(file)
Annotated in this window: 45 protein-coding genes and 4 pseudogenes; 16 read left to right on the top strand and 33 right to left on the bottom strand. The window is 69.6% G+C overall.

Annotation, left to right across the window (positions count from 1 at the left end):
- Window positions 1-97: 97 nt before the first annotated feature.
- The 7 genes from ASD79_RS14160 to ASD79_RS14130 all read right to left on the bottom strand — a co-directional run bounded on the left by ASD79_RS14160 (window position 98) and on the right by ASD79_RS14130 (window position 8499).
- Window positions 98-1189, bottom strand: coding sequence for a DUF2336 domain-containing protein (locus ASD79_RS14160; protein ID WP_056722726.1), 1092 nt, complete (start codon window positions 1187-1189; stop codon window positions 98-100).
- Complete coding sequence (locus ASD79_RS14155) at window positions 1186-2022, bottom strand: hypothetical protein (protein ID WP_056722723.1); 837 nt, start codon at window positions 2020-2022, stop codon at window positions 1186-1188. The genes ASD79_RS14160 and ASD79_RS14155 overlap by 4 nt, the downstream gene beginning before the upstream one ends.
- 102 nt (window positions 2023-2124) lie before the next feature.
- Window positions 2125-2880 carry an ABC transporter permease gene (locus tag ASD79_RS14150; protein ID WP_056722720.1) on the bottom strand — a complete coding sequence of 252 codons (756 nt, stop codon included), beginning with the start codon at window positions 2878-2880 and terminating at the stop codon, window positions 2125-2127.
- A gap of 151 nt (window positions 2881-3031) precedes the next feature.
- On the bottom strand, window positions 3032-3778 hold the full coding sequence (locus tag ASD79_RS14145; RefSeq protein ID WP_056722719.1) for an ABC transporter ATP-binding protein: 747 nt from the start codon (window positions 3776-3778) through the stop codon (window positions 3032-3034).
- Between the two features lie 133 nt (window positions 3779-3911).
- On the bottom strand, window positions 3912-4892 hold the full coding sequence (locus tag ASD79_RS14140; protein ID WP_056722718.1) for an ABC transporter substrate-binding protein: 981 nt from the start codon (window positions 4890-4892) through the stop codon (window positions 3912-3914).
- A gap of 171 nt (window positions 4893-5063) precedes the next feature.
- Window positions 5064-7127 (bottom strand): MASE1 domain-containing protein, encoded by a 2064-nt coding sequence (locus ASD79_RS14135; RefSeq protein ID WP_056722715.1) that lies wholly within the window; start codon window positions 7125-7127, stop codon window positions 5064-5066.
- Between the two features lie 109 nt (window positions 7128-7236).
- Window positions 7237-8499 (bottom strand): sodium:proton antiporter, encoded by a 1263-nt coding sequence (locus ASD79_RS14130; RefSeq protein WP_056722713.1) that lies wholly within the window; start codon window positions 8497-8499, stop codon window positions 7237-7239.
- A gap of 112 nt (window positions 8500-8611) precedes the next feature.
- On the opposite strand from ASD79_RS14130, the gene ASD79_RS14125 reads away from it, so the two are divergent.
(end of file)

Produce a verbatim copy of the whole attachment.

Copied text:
Annotated in this window: 45 protein-coding genes and 4 pseudogenes; 16 read left to right on the top strand and 33 right to left on the bottom strand. The window is 69.6% G+C overall.

Annotation, left to right across the window (positions count from 1 at the left end):
- Window positions 1-97: 97 nt before the first annotated feature.
- The 7 genes from ASD79_RS14160 to ASD79_RS14130 all read right to left on the bottom strand — a co-directional run bounded on the left by ASD79_RS14160 (window position 98) and on the right by ASD79_RS14130 (window position 8499).
- Window positions 98-1189, bottom strand: coding sequence for a DUF2336 domain-containing protein (locus ASD79_RS14160; protein ID WP_056722726.1), 1092 nt, complete (start codon window positions 1187-1189; stop codon window positions 98-100).
- Complete coding sequence (locus ASD79_RS14155) at window positions 1186-2022, bottom strand: hypothetical protein (protein ID WP_056722723.1); 837 nt, start codon at window positions 2020-2022, stop codon at window positions 1186-1188. The genes ASD79_RS14160 and ASD79_RS14155 overlap by 4 nt, the downstream gene beginning before the upstream one ends.
- 102 nt (window positions 2023-2124) lie before the next feature.
- Window positions 2125-2880 carry an ABC transporter permease gene (locus tag ASD79_RS14150; protein ID WP_056722720.1) on the bottom strand — a complete coding sequence of 252 codons (756 nt, stop codon included), beginning with the start codon at window positions 2878-2880 and terminating at the stop codon, window positions 2125-2127.
- A gap of 151 nt (window positions 2881-3031) precedes the next feature.
- On the bottom strand, window positions 3032-3778 hold the full coding sequence (locus tag ASD79_RS14145; RefSeq protein ID WP_056722719.1) for an ABC transporter ATP-binding protein: 747 nt from the start codon (window positions 3776-3778) through the stop codon (window positions 3032-3034).
- Between the two features lie 133 nt (window positions 3779-3911).
- On the bottom strand, window positions 3912-4892 hold the full coding sequence (locus tag ASD79_RS14140; protein ID WP_056722718.1) for an ABC transporter substrate-binding protein: 981 nt from the start codon (window positions 4890-4892) through the stop codon (window positions 3912-3914).
- A gap of 171 nt (window positions 4893-5063) precedes the next feature.
- Window positions 5064-7127 (bottom strand): MASE1 domain-containing protein, encoded by a 2064-nt coding sequence (locus ASD79_RS14135; RefSeq protein ID WP_056722715.1) that lies wholly within the window; start codon window positions 7125-7127, stop codon window positions 5064-5066.
- Between the two features lie 109 nt (window positions 7128-7236).
- Window positions 7237-8499 (bottom strand): sodium:proton antiporter, encoded by a 1263-nt coding sequence (locus ASD79_RS14130; RefSeq protein WP_056722713.1) that lies wholly within the window; start codon window positions 8497-8499, stop codon window positions 7237-7239.
- A gap of 112 nt (window positions 8500-8611) precedes the next feature.
- On the opposite strand from ASD79_RS14130, the gene ASD79_RS14125 reads away from it, so the two are divergent.